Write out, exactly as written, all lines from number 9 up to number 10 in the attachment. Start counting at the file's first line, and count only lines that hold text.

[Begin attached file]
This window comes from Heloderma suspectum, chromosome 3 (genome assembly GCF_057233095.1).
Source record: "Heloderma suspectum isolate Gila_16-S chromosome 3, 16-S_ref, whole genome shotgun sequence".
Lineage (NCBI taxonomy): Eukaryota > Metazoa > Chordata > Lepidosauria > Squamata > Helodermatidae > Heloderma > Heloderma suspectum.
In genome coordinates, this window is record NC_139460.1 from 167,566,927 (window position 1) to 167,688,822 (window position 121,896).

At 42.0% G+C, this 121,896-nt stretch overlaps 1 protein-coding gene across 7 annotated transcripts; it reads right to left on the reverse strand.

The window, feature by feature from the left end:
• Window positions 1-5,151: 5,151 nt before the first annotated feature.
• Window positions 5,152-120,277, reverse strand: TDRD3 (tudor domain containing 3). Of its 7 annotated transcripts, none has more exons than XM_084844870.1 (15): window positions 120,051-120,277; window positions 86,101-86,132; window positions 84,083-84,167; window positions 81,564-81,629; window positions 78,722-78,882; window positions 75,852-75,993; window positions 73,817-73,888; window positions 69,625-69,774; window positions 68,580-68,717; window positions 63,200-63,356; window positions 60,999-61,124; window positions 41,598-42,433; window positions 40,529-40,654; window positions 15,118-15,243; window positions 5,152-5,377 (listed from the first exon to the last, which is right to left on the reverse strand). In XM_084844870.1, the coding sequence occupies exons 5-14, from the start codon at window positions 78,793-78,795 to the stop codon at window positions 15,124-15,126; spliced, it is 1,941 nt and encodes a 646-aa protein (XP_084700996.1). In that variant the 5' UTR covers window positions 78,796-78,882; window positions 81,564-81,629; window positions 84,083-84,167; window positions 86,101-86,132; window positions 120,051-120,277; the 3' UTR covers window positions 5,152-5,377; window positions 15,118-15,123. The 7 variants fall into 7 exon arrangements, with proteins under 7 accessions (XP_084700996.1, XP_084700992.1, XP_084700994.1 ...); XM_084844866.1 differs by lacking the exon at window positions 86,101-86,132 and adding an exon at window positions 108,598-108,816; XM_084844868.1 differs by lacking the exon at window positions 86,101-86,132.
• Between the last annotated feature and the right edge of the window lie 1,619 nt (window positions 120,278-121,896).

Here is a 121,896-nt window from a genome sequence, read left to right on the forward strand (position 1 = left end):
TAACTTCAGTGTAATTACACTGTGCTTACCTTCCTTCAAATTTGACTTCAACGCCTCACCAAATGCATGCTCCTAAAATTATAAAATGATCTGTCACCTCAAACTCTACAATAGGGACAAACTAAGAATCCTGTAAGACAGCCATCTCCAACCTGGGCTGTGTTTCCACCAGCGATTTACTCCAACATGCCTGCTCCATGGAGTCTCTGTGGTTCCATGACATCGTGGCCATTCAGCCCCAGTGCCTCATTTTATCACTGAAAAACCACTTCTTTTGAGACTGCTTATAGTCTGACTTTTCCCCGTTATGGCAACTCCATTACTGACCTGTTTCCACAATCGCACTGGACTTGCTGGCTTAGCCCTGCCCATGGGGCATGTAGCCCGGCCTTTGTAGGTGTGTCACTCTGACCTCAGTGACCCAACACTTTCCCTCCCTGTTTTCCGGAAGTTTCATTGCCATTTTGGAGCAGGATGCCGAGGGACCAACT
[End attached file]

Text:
• Between the last annotated feature and the right edge of the window lie 1,619 nt (window positions 120,278-121,896).

Here is a 121,896-nt window from a genome sequence, read left to right on the forward strand (position 1 = left end):